Off the Record
The Chemistry of Life
Chaos in Tejas is actually a misnomer for Timmy Hefner's annual summer punk parade. Certainly there was no shortage of mayhem during the four-day carousal last weekend, yet the whole crazy affair ran on schedule and without any reported injuries despite countless circle pits kicking up more collective dust than the 2005 Austin City Limits Music Festival. Before reuniting with his NYC outfit Citizens Arrest, Ted Leo launched a solo suite at Beerland on Thursday that transitioned from Hüsker Dü's "Could You Be the One?" into the Misfits' "Angelfuck." The following night Syrian wedding singer Omar Souleyman left Antone's in a dizzying trance of Middle Eastern house music concocted by his one-man band of gypsies, Rizan Sa'id, who balanced fluttering high-octave arpeggios across two keyboards and a drum pad. Other highlights included the stoner guitar triumph of Milk Music from Olympia, Wash., at End of an Ear Saturday, followed by the annual return of Denton's the Marked Men at Beerland. Then came the walking contradiction that is Fucked Up, a hardcore band with epic zeal, as witnessed by the biblical thrust of latest David Comes to Life. Frontman Damian Abraham orchestrated Mohawk's pit on Sunday like a hairy pinball wizard, delivering at least one Tombstone pile driver in between "I Hate Summer" and "Triumph of Life," two songs that make a fitting epitaph to the finest Chaos in Tejas yet. For more, see "Live Shots."
Orville Bateman Neeley III originally envisioned his namesake punk revue as a soul band. "But that'd feel kinda trite these days," spouts the 25-year-old Denton transplant in between sets at Beerland on Saturday afternoon, where he's worked the soundboard since 2009. "There's just a lot of boring bands in town. I didn't want to be like them." OBN III's proved the polar opposite at Red 7 on Thursday for Chaos in Tejas, shimmying through feral proto-punk gems as the quintet's dual guitar attack stoked Neeley testifying like a Southern Pentecostal preacher with the shake appeal of Iggy Pop and a Pete Townshend complex. He records full-band demos by playing every instrument himself, fitting given his prolific work as a local producer (for the Strange Boys and John Wesley Coleman III) and drummer for contemporaries A Giant Dog, not to mention his mainstay gig as guitarist/singer for Denton power-pop trio Bad Sports. Between those three projects, there are about six new records in the works. "I want to make people laugh but at the same time kind of make them uncomfortable," summarizes Neeley. For a sampling, swing by the weekend stand by UK punks the Paul Collins Beat at Spider House Ballroom, featuring Bad Sports and Flesh Lights on Saturday, followed OBN III's and A Giant Dog on Sunday.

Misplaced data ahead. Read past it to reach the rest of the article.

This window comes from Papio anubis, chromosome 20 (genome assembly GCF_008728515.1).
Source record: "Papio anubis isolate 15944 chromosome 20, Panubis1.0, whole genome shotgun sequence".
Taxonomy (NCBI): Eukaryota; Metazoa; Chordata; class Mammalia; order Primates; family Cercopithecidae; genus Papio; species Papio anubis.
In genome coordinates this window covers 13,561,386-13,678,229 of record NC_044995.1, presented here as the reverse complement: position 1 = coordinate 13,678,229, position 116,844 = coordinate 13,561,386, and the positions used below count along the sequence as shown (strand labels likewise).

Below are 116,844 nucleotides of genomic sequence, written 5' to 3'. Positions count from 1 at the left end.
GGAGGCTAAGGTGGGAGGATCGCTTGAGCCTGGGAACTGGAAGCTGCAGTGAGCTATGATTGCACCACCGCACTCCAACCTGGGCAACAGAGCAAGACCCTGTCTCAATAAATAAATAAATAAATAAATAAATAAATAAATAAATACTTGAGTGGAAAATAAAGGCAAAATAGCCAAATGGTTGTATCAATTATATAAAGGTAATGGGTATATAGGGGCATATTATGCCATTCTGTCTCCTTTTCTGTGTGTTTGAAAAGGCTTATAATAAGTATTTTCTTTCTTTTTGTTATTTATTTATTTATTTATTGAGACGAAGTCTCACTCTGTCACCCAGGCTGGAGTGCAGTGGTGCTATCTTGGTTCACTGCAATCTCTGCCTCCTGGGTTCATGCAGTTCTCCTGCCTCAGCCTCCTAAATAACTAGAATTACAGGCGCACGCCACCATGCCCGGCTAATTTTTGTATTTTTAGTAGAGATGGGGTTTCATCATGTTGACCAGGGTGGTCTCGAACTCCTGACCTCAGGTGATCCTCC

Two of a Kind
In early 2007, Rosie Flores produced what should've been Janis Martin's comeback album, her first major studio recordings in 30 years. The self-proclaimed "Female Elvis" was diagnosed with cancer following the sessions and passed that September. After pitching labels, Flores has opened a Kickstarter campaign to help master and release the album (www.kck.st/l4Y2P3). "I hope to inspire more young females to rock like her in the way that Janis inspired me through the years," wrote Flores (see "Gypsy Rose," Aug. 10, 2007), who first worked with Martin on two duets for her 1995 album, Rockabilly Filly. Flores visits the Cactus Cafe on Saturday, June 11. On a similar note, OTR's pleased to report that after reading here about Joel Laviolette's campaign to help build a full marimba set for the Texas School for the Blind and Visually Impaired, the Texas Music Office awarded the Rattletree Marimba leader with a $1,500 grant.